ILOCOS Norte Governor Imee Marcos yesterday criticized the scheduled simultaneous closure and repair of Metro Manila bridges even as the public braces for ‘carmaggedon’ with the onset of ‘ber’ months.
Gov. Marcos said the repair of the old Sta. Mesa Bridge in Manila and the Estrella Pantaleon Bridge in Makati this month is ill-timed and could worsen traffic in nearby areas and consequently spill over to the capital’s main thoroughfare, Edsa.
The Nagtahan flyover in Manila is likewise scheduled for repair soon while Guadalupe Bridge in Edsa will undergo rehabilitation early next year.
She stressed that repairs of major bridges must be planned thoroughly to prevent aggravating the traffic mess that Metro Manila is already in, which could turn to worse with the approach of the Christmas season.
Ms. Marcos stressed that planners must be sharp enough not to compound the traffic situation citing the 2017 study of the Japan International Cooperation Agency that the country lost P3.5 billion a day in Metro Manila and P2.3 billion in Bulacan, Laguna, Cavite and Rizal due to traffic congestion hurting in the process people’s quality of life everyday.
The Boston Consulting Group also reported that Metro Manila’s traffic congestion is the third worst in Southeast Asia as commuters are stuck in traffic for an average of 66 minutes daily due to high vehicle volume.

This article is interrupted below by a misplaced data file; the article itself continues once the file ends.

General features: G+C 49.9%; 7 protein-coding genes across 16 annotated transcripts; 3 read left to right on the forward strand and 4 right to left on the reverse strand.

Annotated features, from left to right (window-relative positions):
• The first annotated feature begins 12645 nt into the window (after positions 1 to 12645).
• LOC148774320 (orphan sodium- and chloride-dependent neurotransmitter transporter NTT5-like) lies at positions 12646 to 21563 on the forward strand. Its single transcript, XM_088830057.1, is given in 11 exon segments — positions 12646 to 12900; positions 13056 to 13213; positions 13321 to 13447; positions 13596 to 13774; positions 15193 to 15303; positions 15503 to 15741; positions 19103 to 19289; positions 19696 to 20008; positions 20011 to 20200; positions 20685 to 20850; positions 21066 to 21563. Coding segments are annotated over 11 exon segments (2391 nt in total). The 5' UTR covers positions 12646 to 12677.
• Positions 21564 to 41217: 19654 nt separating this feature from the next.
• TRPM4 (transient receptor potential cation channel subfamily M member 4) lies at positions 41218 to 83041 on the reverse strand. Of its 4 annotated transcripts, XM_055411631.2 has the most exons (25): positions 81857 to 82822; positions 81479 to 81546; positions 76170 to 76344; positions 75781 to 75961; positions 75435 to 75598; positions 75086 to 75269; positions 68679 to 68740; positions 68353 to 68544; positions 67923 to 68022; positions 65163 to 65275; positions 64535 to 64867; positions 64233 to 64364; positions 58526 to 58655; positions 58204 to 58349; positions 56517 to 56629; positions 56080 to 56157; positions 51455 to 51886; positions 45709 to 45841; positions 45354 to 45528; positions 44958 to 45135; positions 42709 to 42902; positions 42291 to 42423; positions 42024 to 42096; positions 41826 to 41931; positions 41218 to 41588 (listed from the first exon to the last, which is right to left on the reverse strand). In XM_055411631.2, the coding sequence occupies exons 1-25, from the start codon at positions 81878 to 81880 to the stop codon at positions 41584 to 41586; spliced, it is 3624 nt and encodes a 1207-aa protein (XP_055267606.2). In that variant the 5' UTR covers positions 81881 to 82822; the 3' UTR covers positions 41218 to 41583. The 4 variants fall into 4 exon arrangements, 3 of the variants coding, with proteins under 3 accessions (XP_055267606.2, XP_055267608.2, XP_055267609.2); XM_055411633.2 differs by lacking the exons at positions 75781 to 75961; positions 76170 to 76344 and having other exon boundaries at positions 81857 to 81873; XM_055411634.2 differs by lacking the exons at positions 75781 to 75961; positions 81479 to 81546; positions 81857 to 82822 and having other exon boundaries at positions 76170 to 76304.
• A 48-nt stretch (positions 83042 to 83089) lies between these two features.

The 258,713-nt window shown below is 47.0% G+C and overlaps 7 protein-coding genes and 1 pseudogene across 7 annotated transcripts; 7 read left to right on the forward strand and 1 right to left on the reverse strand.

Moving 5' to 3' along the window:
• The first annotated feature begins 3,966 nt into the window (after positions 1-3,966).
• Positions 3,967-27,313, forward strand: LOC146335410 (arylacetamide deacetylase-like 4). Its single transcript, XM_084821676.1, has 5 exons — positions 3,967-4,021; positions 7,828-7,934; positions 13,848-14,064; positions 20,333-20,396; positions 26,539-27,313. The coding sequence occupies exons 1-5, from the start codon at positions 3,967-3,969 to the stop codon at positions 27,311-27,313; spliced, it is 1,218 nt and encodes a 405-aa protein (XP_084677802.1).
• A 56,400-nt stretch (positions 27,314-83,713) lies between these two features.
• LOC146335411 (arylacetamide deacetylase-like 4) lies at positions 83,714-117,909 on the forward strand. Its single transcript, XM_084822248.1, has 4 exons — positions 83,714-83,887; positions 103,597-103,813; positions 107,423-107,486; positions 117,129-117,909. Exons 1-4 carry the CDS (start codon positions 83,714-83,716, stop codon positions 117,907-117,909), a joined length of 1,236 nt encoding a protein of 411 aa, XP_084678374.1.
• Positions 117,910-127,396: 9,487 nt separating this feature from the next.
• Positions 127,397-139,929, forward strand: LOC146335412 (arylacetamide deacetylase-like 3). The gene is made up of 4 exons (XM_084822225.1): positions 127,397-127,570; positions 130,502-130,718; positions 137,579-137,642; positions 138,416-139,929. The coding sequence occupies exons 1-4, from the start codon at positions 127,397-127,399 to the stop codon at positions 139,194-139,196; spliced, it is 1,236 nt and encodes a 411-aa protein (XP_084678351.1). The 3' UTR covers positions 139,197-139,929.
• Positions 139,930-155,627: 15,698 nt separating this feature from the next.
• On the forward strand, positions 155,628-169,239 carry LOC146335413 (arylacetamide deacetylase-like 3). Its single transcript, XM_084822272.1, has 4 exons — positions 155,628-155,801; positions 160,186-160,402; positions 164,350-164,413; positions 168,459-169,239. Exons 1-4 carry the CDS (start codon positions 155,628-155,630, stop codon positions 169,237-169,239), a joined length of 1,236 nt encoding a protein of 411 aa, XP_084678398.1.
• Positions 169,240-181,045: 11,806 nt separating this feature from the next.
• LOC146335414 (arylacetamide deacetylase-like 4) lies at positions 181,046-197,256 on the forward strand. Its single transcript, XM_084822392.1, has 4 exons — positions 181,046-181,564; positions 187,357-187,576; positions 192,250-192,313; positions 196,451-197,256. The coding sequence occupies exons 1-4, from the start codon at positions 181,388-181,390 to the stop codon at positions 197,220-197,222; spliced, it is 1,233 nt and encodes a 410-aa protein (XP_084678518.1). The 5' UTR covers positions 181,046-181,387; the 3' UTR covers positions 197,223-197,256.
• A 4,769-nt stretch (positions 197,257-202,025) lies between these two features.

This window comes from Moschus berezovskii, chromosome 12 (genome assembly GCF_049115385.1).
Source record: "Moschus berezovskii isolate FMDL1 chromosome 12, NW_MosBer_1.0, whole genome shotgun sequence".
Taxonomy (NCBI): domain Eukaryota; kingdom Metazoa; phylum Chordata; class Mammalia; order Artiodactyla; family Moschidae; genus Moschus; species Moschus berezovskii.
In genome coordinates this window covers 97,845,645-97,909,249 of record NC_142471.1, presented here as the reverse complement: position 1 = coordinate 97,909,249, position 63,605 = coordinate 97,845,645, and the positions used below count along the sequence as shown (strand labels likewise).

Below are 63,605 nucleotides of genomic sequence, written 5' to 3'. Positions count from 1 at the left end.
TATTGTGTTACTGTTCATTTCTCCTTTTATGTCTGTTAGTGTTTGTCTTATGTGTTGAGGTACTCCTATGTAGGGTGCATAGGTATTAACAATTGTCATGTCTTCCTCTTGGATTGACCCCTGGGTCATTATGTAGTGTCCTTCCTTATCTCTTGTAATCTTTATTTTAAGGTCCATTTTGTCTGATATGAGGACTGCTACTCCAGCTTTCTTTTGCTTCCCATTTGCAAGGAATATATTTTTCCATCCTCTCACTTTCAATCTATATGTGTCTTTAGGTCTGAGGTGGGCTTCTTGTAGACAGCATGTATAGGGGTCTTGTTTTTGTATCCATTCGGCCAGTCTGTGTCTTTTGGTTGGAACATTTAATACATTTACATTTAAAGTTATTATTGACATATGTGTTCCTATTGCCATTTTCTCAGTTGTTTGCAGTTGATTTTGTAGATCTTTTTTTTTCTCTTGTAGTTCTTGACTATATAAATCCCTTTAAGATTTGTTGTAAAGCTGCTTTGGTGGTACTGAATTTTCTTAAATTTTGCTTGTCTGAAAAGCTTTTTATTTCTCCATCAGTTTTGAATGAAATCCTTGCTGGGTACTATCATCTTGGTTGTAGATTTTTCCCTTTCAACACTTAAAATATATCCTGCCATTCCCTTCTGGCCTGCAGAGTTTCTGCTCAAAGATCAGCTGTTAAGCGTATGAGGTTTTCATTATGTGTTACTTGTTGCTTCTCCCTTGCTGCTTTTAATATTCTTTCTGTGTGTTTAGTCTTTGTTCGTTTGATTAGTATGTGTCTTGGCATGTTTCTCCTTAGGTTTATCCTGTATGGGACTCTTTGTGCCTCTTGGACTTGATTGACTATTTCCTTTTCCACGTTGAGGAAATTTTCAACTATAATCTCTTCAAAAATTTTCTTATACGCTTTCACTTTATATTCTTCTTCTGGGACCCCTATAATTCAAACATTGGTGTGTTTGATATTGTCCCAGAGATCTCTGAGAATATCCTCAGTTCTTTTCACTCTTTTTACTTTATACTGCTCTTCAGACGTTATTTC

“That is why I favor banning from the streets all 15-year-old vehicles similar to what Singapore and Barcelona did to soften vehicular congestion,” Gov. Marcos said. “Una na ako dyan, ako ang reyna ng bulok na sasakyan”, she added, saying she will retire her old car as example and to prove that sacrifice is needed to solve the country’s traffic problem.
The lady governor also wants to see the country follow the lead of Singapore, whose public transportation system is one of the best in Asia, which made owning and driving a car very expensive as Singaporeans rely on a highly efficient train and bus system. She pointed out that under the successful Singapore model, the need to own a vehicle is greatly discouraged thanks to a modern, responsive public transportation system.
The governor said the effects of thousands or more cars taking to the streets of Metro Manila and other highly-urbanized cities monthly can be disastrous to people who reach home three to four hours later after leaving work and school due to traffic, at times longer during heavy rains resulting to flash floods.
Filipinos, Ms. Marcos opined, would be better off spending their money on food and other essentials instead of private transportation.